24x7 on-call rates
paulm at paulm.com
Thu Oct 2 12:28:52 BST 2008
On Thu, Oct 2, 2008 at 10:57 AM, Peter Haworth
<pmh at edison.ioppublishing.com> wrote:
> On Tue, 30 Sep 2008 18:36:20 +0100, Paul Makepeace wrote:
>> On Tue, Sep 30, 2008 at 6:01 PM, Peter Haworth
>> <pmh at edison.ioppublishing.com> wrote:
>> > My employers are trying to come up with a clear remuneration
>> > scheme for the 24x7 team, after it was accidentally shrouded in
>> > mystery for a number of years, and the team members are looking
>> > for comparable schemes at other companies to make sure that what
>> > we're offered is fair. So, what are people who provide 24 hour on-
>> > call support being paid for it, or what do you think is fair?
>> (Presumably you don't mean 24h at a stretch by a single person as
>> that'd be violating the EU working time directive, AIUI.)
> Actually, it's a whole 24x7h at a stretch on call. This rotates
> through the team members, so we're on call one week in 9 at the
> moment. We've all had to sign an exemption to the working hours
> directive for the weeks that we're on call, but this is only to cover
> the maximum hours worked per week. I'm not familiar enough with the
> legislation to say what other limits we might also be breaking.
It's worth reading up on the WTD just for reference I'd say. While the
UK can opt-out, an agreement on a revised WTD was agreed recently and
there's a possibility employers won't be able to opt-out as soon as
On 3 October 2000 the European Court of Justice gave judgement in a
case concerning the status of 'on-call' time (1).The judgement related
to doctors employed in primary health care teams although a similar
approach has been taken by the courts in other areas. It indicated
that 'on-call' time would be working time when a worker is required to
be at his place of work. When a worker is permitted to be away from
the workplace when 'on-call' and accordingly free to pursue leisure
activities, on-call time is not 'working time'
So what if the person can be at home? In our case it's deemed we're
effectively at work because we're not in a position realistically to
"pursue leisure activities" when we have a five minute acknowledgment
SLA. As such after a week's oncall we're legally obliged to take the
> I should also make it clear what we're being called out on. This is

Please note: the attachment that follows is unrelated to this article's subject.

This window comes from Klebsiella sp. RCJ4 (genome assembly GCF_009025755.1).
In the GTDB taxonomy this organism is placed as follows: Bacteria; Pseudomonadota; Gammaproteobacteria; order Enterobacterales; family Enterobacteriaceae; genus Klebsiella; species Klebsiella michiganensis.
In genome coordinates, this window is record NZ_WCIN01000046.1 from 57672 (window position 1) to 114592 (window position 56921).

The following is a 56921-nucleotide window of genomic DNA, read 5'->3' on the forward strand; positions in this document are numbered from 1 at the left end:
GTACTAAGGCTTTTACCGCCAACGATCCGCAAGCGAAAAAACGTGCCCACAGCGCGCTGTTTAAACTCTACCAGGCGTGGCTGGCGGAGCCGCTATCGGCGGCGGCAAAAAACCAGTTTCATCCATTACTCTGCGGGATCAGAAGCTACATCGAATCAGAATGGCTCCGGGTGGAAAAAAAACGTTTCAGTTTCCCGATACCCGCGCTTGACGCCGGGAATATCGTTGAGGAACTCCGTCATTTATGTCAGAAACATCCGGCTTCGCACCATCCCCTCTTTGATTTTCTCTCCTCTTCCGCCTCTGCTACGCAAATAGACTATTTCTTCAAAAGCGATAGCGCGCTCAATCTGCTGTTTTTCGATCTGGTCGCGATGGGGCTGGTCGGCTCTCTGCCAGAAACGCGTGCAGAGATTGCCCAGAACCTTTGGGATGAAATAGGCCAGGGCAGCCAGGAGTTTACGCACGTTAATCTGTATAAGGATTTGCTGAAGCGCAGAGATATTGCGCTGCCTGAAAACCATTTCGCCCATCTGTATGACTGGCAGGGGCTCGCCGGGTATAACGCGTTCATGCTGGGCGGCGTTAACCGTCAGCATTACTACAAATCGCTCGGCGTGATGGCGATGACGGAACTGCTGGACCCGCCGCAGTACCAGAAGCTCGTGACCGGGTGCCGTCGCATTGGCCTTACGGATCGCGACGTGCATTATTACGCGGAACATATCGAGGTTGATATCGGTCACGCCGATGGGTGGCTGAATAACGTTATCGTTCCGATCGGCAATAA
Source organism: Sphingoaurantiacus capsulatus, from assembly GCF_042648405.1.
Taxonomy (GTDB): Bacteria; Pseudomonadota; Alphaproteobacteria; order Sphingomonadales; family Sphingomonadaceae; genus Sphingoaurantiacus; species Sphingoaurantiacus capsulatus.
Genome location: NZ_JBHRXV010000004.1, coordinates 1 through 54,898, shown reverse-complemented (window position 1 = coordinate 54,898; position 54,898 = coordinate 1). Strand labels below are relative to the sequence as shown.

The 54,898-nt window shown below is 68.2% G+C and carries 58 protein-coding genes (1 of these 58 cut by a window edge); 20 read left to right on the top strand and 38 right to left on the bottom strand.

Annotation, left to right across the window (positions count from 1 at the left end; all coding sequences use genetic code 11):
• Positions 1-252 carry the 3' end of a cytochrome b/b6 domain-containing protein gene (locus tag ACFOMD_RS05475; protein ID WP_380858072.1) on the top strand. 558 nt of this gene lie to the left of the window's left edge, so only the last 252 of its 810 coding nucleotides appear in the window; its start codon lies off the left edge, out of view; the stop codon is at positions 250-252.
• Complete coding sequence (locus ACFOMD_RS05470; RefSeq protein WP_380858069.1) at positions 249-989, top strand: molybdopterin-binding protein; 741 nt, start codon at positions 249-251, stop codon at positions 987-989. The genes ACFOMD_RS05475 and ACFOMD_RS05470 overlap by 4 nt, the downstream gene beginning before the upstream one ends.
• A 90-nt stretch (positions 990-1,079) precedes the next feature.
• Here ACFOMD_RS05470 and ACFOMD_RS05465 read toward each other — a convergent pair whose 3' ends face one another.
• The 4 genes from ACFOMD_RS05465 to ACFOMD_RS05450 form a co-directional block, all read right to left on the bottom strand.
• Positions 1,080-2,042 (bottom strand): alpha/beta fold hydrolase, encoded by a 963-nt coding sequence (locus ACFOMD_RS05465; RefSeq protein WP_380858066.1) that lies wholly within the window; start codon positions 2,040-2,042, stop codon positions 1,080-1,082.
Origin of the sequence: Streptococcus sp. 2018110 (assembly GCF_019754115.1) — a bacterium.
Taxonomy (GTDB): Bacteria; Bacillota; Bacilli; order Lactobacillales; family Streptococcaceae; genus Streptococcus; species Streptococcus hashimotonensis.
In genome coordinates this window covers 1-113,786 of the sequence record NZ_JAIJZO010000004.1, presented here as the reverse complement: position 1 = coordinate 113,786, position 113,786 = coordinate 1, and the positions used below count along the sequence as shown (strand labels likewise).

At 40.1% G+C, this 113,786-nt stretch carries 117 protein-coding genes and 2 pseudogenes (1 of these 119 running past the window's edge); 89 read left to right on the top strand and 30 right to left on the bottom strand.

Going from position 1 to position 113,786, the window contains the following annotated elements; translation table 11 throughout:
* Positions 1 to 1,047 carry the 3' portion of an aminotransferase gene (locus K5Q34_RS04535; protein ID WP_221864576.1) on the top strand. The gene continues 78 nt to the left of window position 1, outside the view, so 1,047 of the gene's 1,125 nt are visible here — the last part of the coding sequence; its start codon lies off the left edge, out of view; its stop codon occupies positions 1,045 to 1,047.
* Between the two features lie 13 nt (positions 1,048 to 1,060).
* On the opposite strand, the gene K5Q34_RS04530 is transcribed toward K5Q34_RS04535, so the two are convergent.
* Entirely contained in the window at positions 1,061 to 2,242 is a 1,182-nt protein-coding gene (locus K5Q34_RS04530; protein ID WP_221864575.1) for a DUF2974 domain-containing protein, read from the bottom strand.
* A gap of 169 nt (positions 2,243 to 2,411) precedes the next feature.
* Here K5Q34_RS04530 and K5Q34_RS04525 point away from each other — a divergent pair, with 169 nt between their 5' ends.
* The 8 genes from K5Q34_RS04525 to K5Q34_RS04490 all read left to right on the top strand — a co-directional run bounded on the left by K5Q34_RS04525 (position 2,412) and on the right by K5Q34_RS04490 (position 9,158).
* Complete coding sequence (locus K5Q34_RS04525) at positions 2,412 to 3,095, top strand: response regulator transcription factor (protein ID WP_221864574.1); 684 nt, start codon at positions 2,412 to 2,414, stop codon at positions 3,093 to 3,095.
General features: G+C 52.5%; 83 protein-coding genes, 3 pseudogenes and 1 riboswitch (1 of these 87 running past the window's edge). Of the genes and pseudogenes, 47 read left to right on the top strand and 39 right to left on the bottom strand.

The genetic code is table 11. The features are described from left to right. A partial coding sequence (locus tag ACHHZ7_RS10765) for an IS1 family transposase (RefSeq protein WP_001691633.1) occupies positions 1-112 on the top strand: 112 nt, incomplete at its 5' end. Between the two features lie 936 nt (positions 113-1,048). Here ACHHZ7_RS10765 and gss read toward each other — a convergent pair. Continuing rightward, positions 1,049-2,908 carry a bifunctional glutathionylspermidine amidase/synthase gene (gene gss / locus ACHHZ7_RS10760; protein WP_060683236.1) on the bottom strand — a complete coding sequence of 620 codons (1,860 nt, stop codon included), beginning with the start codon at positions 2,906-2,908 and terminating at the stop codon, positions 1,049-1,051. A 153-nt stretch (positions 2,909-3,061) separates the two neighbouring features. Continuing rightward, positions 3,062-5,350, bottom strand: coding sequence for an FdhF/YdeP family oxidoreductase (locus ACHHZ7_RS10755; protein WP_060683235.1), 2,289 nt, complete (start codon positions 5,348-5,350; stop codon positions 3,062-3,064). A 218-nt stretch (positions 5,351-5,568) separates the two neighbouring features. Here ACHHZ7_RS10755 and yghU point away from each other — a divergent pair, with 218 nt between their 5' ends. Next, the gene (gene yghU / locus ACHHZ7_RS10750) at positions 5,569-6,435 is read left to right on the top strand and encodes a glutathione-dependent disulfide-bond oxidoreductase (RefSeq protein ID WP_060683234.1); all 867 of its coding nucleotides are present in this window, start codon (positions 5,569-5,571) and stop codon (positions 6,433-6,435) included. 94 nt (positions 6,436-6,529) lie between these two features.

> automated alerts that our services are failing/about to fail, rather
> than helping actual users with problems out of hours.
(I'm not sure how much difference that would make, except that you can
presumably solve the former naked. The issue comes mostly down to
whether you can reasonably do what you want, i.e. time off. If you
have to respond in <5mins you're not really at leisure.)
>> Offer them +20% for doing a night shift and see how that goes down.
>> (Wait, 'goes down' maybe not the ideal phrase...)
> Although what other people have said has been very useful, for which I
> thank you all, this is the only figure which has been mentioned. I'd
> appreciate any other numbers people have seen or would like to see.
> For comparison, we're currently being offered a flat GBP2500/year for
> being a team member, with time in lieu available for actually being
> called out. Demands for per-call payment don't seem likely be received
> well from what we've heard so far, but overwhelming evidence of such
> practice in other organisations might help our cause.
I'd be wary of a per-incident charge. I can see all sorts of
suboptimal cost saving strategies arising from it that do not benefit
the company or the employee*. I think a flat rate or overtime type of
arrangement is much better.
* specifically: reduced monitoring = fewer pages; more strictures on
escalating issues to oncall = borderline issues that may be hiding
real issues aren't reported; no incidents = no pay, even though you
might be under a tight response SLA; etc
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